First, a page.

Evaluating investment decisions based on the business cycle: a South African sector approach
Jansen Van Rensburg, J.G.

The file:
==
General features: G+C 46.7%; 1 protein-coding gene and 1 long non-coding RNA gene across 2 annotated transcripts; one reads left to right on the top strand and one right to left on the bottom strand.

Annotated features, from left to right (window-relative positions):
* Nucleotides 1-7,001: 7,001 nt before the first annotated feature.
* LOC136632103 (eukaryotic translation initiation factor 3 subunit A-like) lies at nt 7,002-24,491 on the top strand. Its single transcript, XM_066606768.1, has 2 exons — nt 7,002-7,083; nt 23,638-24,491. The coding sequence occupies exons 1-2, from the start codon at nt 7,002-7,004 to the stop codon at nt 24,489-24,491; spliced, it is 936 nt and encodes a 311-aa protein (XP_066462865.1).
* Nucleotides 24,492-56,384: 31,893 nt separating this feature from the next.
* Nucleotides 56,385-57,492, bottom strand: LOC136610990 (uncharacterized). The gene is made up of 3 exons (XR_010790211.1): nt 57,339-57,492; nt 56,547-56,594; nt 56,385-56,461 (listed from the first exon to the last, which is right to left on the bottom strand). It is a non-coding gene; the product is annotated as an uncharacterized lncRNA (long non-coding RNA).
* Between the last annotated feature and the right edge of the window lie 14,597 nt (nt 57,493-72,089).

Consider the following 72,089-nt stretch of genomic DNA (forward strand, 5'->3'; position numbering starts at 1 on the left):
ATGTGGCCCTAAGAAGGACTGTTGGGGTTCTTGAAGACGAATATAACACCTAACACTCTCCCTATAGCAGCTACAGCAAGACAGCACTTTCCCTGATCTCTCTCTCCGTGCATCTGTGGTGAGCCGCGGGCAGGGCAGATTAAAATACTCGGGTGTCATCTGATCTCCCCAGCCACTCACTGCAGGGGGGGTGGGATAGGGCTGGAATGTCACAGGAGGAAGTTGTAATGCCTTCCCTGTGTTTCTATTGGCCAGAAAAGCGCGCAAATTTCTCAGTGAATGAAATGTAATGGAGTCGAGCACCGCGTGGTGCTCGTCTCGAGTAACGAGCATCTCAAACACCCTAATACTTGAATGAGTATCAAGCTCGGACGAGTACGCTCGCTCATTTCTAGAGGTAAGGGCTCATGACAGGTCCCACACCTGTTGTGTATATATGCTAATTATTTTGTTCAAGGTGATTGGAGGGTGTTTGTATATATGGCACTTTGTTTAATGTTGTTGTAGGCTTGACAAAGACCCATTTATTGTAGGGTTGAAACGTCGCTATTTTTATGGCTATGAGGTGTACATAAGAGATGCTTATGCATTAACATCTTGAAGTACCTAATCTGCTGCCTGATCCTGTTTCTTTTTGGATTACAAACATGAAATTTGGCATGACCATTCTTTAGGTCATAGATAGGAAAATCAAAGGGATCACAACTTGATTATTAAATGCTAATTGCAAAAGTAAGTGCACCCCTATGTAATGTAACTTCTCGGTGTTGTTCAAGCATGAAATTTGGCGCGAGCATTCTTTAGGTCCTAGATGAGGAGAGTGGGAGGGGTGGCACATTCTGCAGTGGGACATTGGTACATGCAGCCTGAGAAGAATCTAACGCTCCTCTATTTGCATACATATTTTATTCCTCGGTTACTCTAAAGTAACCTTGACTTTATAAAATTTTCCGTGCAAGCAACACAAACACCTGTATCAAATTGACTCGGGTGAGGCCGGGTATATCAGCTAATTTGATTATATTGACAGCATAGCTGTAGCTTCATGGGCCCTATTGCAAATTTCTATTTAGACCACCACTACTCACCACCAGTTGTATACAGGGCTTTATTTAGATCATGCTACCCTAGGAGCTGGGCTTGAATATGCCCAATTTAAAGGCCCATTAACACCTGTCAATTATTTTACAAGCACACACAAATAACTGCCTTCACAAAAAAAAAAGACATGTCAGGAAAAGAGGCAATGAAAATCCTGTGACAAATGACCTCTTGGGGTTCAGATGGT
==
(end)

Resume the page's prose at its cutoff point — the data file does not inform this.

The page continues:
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The top-down investment approach is a practice implemented by investors to achieve superior returns. Stovall (1995) proposed sector investing (cycle theory) to guide investors in their identification of undervalued (and thus potentially higher-yielding) securities for inclusion in their portfolios. Sector investing is vulnerable to the misidentification of the business cycle, potentially leading to the subsequent incorrect demarcation of the six business cycle phases (Stovall, 1995). Securities selected from sectors at the wrong phase of the business cycle might lead to inferior portfolio assembly. This could result in unrealised profits or even potential losses. Fourier analysis was used to identify and isolate the South African business cycle (and hence, the component phases of the business cycle). Securities were selected from the relevant phases according to Stovall (1995) and the performance of the resultant portfolios were analysed in historical periods. Sector performance evaluated during its relevant business cycle phase (as suggested by Stovall, 1995), was statistically compared with remaining sectors' performances. The results indicate that in each case, Stovall's (1995) proposed sector performance is the superior one. This suggests that cycle theory remains a profitable practice and is superior to the market benchmark (ALSI). Application of the various performance measurement ratios (Sharpe, Treynor, Jensen's Alpha, Omega and Information) led to the conclusion that the potential exists for implementing an enhanced portfolio selection (i.e. the inclusion of certain securities and the exclusion of others improves portfolio performance). These performance measures further verify that the optimal portfolios were deemed 'superior'; according to cycle theory.